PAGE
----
By Sheikh Qayoom
Srinagar/Jammu, Nov 23 (IANS) Jammu and Kashmir will vote starting Tuesday in assembly elections that have for the first time made the BJP a major power, much to the chagrin of the state’s established parties.
A host of issues are hogging the campaign.
These include allegations of corruption and family rule, how to improve the economy, how to bring back Bollywood to the scenic state and of course article 370 of the constitution that gives special status to the country’s only Muslim-majority state.
A total of 7.2 million people are eligible to vote in the polls to pick a 87-member house. The five-phase election will end Dec 20. Vote count will take place Dec 23.
Spread over 22 districts with diverse climatic, cultural and religious characteristics, political parties are using every permissible tool to woo voters in Jammu and Kashmir.
Friends and allies of yesterday have suddenly turned foes.
The Congress and the National Conference are contesting elections separately after having ruled the state in coalition for six years. Today, they blame each other for whatever is wrong with Kashmir.
Flush with its Lok Sabha success, the Bharatiya Janata Party (BJP) has entered the battle as a major challenger to everyone including the Congress, the National Conference as well as the Peoples Democratic Party (PDP).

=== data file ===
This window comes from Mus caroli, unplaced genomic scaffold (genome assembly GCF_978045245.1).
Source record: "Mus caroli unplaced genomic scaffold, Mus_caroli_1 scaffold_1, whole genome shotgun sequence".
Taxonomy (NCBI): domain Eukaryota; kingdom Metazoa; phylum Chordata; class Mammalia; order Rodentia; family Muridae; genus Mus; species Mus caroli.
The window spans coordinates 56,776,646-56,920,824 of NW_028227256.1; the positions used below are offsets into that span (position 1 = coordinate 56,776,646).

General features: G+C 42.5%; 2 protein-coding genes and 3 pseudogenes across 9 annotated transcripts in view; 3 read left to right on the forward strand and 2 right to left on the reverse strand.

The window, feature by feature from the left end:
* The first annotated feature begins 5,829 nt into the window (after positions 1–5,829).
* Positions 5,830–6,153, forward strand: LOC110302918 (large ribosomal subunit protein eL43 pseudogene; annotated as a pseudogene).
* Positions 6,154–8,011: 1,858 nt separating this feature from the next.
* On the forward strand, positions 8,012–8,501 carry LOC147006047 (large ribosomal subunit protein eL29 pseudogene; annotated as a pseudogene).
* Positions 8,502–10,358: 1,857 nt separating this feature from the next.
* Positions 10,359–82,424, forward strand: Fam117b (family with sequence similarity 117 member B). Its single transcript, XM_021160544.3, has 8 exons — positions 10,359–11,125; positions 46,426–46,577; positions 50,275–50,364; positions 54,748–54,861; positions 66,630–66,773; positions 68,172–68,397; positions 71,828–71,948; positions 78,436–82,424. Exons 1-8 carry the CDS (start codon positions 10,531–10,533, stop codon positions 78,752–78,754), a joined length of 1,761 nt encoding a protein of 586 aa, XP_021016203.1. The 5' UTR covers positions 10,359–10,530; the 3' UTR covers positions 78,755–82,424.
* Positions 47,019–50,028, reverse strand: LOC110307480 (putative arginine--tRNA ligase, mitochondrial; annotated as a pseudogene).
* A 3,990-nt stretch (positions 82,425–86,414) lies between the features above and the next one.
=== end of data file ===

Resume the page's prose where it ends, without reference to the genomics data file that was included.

For the first time, BJP leaders are confident of either taking power in the state — or becoming a kingmaker.
Given its diversity, priorities in the three regions of the state — Jammu, Ladakh and the Kashmir Valley — are different.
Voters in far-flung backward areas give top priority to roads, healthcare, education and employment. These include the cold desert Ladakh region, districts of Leh and Kargil, border areas in Kupwara, Baramulla and Bandipora in the valley, and Poonch, Rajouri, Doda and Kishtwar in the Jammu region.
Voters in urban areas of Srinagar, Jammu, Samba, Kathua, Udhampur and some other districts are concerned more with political issues like article 370, autonomy and self-rule. Corruption is a major factor.
Separatist leaders in the valley have been giving election boycott calls ever since militant violence started in the early 1990s.
With the gradual improvement in the overall law and order situation in the valley, these calls have had little impact on voter turnout in rural areas.
Cities and towns in the valley, however, witness low voting.
Given the security situation, authorities have categorise polling stations as sensitive, hypersensitive and normal – depending on the threat appraisals by intelligence agencies.
More than 50,000 extra paramilitary troops have been sent to help the existing central forces and the state police to provide security to voters and polling venues.
A total of 10,005 polling stations are being set up.
In the first phase, 15 constituencies in seven districts will vote Nov 25. The second and third phases will see polling in 18 and 16 constituencies Dec 2 and Dec 9.
The fourth phase will be held Dec 14 (18 constituencies) while the fifth and final round will involve 20 constituencies Dec 20.
The term of the current Jammu and Kashmir assembly expires by the middle of January next year. A new house must be constituted before the expiry of the present assembly’s tensure.